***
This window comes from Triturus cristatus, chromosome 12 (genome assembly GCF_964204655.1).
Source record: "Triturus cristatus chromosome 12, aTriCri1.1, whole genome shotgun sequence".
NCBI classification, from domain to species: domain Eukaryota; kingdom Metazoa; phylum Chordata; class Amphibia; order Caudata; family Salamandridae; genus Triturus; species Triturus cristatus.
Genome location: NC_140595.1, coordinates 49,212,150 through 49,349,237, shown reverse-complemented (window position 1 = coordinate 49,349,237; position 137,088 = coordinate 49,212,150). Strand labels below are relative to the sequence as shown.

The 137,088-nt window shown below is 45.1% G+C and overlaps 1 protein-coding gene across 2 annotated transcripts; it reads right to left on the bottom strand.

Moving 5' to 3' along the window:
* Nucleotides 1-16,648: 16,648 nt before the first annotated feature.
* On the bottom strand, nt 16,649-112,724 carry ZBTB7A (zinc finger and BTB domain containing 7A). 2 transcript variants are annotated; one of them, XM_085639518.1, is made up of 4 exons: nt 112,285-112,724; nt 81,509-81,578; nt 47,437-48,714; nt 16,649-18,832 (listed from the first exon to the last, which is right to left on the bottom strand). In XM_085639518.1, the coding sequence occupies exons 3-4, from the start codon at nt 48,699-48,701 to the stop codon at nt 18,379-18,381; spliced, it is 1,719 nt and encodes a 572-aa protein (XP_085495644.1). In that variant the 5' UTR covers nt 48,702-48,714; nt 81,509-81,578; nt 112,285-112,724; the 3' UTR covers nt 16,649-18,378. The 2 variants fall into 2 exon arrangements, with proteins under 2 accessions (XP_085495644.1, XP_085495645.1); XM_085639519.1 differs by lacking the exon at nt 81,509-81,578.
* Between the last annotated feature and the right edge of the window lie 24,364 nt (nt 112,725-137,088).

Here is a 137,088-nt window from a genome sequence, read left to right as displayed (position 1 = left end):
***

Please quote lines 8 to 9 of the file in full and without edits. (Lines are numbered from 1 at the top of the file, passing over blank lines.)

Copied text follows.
* On the bottom strand, nt 16,649-112,724 carry ZBTB7A (zinc finger and BTB domain containing 7A). 2 transcript variants are annotated; one of them, XM_085639518.1, is made up of 4 exons: nt 112,285-112,724; nt 81,509-81,578; nt 47,437-48,714; nt 16,649-18,832 (listed from the first exon to the last, which is right to left on the bottom strand). In XM_085639518.1, the coding sequence occupies exons 3-4, from the start codon at nt 48,699-48,701 to the stop codon at nt 18,379-18,381; spliced, it is 1,719 nt and encodes a 572-aa protein (XP_085495644.1). In that variant the 5' UTR covers nt 48,702-48,714; nt 81,509-81,578; nt 112,285-112,724; the 3' UTR covers nt 16,649-18,378. The 2 variants fall into 2 exon arrangements, with proteins under 2 accessions (XP_085495644.1, XP_085495645.1); XM_085639519.1 differs by lacking the exon at nt 81,509-81,578.
* Between the last annotated feature and the right edge of the window lie 24,364 nt (nt 112,725-137,088).